Unfortunately, we don’t always have information on when the medications will become available, so sometimes we’re shooting in the dark. But we do our best and give patients the information that we have.

Prior authorizations for prescription medication

You may need a prior authorization, meaning the health insurance has to sign off on the medication, if a health care provider prescribes a certain drug. This might be because the insurance company usually prefers a different treatment or requires specific criteria be met for coverage. This can happen with a medication a patient has been on for years if that patient switches to a new insurance company.

The pharmacy can start the prior-authorization process by sending information to the provider’s office. The provider will fill out information and send it to the insurance company, and the insurance company either approves or denies the request. However, this information does not get sent back to the pharmacy. In such cases, it’s best to contact the pharmacist every few days and ask them to try to process the prescription.

Medicine cabinet recommendations

The role of the community pharmacist

In health care, pharmacists serve as the checks and balances for the providers who prescribe medications, ensuring they’re used safely and effectively. If we’re taking longer to get a prescription filled, it may be because we need to ensure that you'll be safe on the medication.

For example, with pain medications, there's a concern that they could cause breathing issues based on age and the other medications a patient is taking. Before filling the prescription, we might need to document lab work or ensure access to naloxone at home.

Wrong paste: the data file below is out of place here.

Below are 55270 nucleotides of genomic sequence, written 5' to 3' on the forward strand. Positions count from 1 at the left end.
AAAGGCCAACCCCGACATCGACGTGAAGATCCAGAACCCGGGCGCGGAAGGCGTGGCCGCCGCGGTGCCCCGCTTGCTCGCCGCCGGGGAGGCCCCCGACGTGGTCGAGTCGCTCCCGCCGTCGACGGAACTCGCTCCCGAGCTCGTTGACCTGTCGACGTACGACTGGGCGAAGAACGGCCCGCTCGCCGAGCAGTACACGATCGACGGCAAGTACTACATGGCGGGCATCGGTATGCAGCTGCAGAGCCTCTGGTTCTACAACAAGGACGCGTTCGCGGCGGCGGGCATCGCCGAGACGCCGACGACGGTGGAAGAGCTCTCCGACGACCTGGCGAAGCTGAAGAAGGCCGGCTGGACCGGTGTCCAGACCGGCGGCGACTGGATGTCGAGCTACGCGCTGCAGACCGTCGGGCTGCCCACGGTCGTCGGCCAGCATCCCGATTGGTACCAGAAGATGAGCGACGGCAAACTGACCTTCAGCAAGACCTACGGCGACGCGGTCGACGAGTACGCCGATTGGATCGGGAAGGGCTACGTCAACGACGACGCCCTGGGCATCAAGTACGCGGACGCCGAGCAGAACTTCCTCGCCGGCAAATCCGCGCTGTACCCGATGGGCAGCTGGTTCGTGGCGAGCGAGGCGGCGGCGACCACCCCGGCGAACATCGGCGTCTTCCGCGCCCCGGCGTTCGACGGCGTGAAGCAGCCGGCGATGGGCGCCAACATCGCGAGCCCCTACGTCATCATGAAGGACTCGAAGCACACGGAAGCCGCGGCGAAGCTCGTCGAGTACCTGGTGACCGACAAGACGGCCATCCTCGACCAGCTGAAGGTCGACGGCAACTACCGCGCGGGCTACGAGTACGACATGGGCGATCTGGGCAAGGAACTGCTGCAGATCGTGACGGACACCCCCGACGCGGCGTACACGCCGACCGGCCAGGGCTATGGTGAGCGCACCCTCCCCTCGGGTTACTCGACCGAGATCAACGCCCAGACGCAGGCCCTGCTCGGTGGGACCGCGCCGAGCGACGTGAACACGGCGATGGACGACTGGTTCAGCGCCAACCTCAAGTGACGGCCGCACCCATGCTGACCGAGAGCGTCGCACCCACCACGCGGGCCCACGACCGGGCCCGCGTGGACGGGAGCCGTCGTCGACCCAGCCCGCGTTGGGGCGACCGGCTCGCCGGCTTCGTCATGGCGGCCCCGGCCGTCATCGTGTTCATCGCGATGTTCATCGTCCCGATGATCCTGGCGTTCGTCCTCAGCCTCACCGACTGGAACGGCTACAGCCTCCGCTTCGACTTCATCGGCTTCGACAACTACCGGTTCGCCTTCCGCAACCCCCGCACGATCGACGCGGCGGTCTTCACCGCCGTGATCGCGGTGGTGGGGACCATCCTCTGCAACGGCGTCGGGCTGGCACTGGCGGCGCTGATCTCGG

Pharmacists review prescriptions being filled to make sure they won’t react with other medications you’ve had filled at that pharmacy. In some cases, doctors might not be aware of the interactions because the other medications were prescribed by a different provider. In these cases, I may need to call the doctor and ask if there might be another medication option.

What your pharmacist doesn’t know

That being said, your pharmacist won’t have access to your medical records or knowledge of any medications that you’ve had filled at different pharmacies. I recommend trying to get all your medications from the same pharmacy so they can double check for interactions with all new medications.

One of the challenges is that some insurance companies incentivize people to get medications through mail order. That can save patients a lot of money, so if you opt to do that, make sure you take a list of your medications to other pharmacists so they can add them to their system.

Answering medication questions

Pharmacists want to help you use medications better. Some offer services that help educate patients about their prescription medications and make sure their doses are on track. This also helps us update our systems with the most current information.

The pharmacist can answer questions about the over-the-counter medications as well. If you’re not feeling well, we also may be able to help you determine if you should see your primary care doctor, get to urgent care or visit an emergency department.

Getting a vaccine at the pharmacy

If you’re getting a vaccine at the pharmacy, check to find out if an appointment is required and be prepared to fill out some paperwork. One of the most important questions we ask is how you’re feeling, because you shouldn’t get a vaccine if you’re not feeling well. Wear a short-sleeved shirt, and know that you might need to wait a bit for the pharmacist to prepare the vaccine.